A brand is a promise and a set of values that must pervade every aspect of a business. Yes, you must capture this in the logo, tagline, and colour scheme – but it must also shine through in your customer interactions and the direction you take as a collective group; internally and externally. A strong brand transcends design, language, and action.
Mr. Godin has a perspective on this misconception:
“Smart marketers understand that a new logo can’t possibly increase your market share, and they know that an expensive logo doesn’t defeat a cheap logo. They realize that the logo is like a first name, it’s an identifier… I guess the punchline is: take the time and money and effort you’d put into an expensive logo and put them into creating a product and experience and story that people remember instead.”
Perhaps Maya Angelou said it best:
“People will forget what you said, people will forget what you did, but people will never forget how you made them feel.”
3. “My brand is how I describe it.”
A brand is not what you tell people you’re selling. In fact, a brand is more about what people’s friends and peers say about it. Focus on benchmarking the competition and qualitative insight amidst your target audience. Building a B2C brand requires a lot of money and absolute excellence at all levels.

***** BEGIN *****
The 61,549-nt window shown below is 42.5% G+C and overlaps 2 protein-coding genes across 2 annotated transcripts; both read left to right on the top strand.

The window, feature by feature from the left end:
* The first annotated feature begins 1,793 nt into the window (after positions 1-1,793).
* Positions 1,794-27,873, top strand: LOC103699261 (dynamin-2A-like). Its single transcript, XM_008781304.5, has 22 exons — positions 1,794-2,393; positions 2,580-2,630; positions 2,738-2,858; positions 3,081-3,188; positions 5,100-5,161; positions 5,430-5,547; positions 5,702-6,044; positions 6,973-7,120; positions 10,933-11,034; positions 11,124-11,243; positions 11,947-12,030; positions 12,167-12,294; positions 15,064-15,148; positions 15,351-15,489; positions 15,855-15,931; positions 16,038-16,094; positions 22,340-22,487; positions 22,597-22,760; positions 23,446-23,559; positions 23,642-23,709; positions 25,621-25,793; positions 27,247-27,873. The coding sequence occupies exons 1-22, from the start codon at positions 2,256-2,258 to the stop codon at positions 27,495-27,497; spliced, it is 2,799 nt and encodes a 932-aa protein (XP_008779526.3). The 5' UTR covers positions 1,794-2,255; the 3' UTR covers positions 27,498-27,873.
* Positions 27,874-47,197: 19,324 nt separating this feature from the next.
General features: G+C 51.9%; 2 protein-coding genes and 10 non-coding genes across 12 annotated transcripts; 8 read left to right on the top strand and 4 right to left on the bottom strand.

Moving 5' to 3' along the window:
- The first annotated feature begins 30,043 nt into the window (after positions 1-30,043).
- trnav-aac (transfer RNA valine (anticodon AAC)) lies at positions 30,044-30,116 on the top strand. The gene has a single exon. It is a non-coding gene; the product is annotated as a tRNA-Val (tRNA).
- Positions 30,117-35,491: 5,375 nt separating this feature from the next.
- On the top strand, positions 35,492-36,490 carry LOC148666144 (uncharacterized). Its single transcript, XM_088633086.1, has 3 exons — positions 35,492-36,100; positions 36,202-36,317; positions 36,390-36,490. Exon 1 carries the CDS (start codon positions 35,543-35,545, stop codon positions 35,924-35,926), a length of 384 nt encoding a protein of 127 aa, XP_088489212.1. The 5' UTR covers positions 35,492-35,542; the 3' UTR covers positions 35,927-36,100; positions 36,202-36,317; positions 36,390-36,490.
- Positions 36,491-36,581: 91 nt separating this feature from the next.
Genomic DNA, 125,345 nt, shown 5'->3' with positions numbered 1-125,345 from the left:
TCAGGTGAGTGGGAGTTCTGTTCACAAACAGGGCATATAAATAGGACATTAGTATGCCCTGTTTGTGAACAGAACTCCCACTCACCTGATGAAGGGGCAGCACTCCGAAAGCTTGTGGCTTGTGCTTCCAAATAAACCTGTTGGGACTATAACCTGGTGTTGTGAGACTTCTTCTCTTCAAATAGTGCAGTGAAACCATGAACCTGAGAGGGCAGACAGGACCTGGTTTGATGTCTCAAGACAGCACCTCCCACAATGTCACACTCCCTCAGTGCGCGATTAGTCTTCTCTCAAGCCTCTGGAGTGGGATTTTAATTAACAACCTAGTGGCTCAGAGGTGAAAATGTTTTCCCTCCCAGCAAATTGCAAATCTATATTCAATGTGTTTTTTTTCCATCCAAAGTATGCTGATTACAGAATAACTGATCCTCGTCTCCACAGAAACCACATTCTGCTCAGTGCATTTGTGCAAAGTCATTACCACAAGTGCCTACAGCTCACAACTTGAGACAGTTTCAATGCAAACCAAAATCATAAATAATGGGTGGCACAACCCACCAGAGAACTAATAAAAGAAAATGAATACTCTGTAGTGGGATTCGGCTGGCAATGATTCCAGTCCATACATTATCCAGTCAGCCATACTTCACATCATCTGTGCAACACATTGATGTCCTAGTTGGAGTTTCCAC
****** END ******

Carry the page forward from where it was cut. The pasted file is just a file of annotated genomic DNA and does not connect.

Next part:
David Vallance, a digital strategist and head of content at Lease Fetcher, echoes this sentiment:
“As a founder, you’re the only person who doesn’t get a say on your brand. In practice, your brand is defined by the thoughts, feelings and actions of everyone who comes into contact with it. If everyone thinks you’re a fossil fuel-burning eco monster of a company, it doesn’t matter if your building is actually covered in solar panels. As soon as you realise that everyone else defines what you are, you can start influencing it by ensuring you reflect your brand in everything you do – from first-contact phone calls and in-store interactions to corporate comms and credit control letters.”